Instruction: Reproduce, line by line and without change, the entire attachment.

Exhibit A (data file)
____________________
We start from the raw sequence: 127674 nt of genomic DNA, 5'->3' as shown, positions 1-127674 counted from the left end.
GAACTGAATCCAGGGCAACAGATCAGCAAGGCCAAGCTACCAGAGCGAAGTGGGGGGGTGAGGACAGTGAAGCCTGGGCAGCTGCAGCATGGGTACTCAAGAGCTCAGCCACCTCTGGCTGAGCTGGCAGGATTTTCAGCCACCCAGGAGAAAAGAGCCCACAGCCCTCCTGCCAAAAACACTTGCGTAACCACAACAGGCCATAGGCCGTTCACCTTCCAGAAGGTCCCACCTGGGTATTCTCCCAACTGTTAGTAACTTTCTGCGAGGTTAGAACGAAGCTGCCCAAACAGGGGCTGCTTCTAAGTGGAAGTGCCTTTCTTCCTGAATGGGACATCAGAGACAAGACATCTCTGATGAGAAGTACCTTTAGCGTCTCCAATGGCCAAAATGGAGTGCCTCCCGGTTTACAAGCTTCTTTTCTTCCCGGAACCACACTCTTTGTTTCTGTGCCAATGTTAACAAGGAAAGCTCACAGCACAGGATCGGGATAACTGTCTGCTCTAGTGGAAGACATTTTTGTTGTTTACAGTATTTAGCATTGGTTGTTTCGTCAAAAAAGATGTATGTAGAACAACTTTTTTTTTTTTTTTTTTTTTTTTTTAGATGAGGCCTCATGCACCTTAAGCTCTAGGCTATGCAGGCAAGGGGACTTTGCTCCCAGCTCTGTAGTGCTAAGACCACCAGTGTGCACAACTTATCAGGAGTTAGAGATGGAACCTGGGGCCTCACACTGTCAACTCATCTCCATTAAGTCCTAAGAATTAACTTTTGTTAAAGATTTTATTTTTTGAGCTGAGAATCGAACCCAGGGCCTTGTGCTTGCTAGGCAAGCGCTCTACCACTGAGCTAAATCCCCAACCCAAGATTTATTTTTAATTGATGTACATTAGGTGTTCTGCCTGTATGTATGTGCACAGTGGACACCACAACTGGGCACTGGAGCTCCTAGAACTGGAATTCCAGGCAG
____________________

We start from the raw sequence: 127674 nt of genomic DNA, 5'->3' as shown, positions 1-127674 counted from the left end.
GAACTGAATCCAGGGCAACAGATCAGCAAGGCCAAGCTACCAGAGCGAAGTGGGGGGGTGAGGACAGTGAAGCCTGGGCAGCTGCAGCATGGGTACTCAAGAGCTCAGCCACCTCTGGCTGAGCTGGCAGGATTTTCAGCCACCCAGGAGAAAAGAGCCCACAGCCCTCCTGCCAAAAACACTTGCGTAACCACAACAGGCCATAGGCCGTTCACCTTCCAGAAGGTCCCACCTGGGTATTCTCCCAACTGTTAGTAACTTTCTGCGAGGTTAGAACGAAGCTGCCCAAACAGGGGCTGCTTCTAAGTGGAAGTGCCTTTCTTCCTGAATGGGACATCAGAGACAAGACATCTCTGATGAGAAGTACCTTTAGCGTCTCCAATGGCCAAAATGGAGTGCCTCCCGGTTTACAAGCTTCTTTTCTTCCCGGAACCACACTCTTTGTTTCTGTGCCAATGTTAACAAGGAAAGCTCACAGCACAGGATCGGGATAACTGTCTGCTCTAGTGGAAGACATTTTTGTTGTTTACAGTATTTAGCATTGGTTGTTTCGTCAAAAAAGATGTATGTAGAACAACTTTTTTTTTTTTTTTTTTTTTTTTTTAGATGAGGCCTCATGCACCTTAAGCTCTAGGCTATGCAGGCAAGGGGACTTTGCTCCCAGCTCTGTAGTGCTAAGACCACCAGTGTGCACAACTTATCAGGAGTTAGAGATGGAACCTGGGGCCTCACACTGTCAACTCATCTCCATTAAGTCCTAAGAATTAACTTTTGTTAAAGATTTTATTTTTTGAGCTGAGAATCGAACCCAGGGCCTTGTGCTTGCTAGGCAAGCGCTCTACCACTGAGCTAAATCCCCAACCCAAGATTTATTTTTAATTGATGTACATTAGGTGTTCTGCCTGTATGTATGTGCACAGTGGACACCACAACTGGGCACTGGAGCTCCTAGAACTGGAATTCCAGGCAG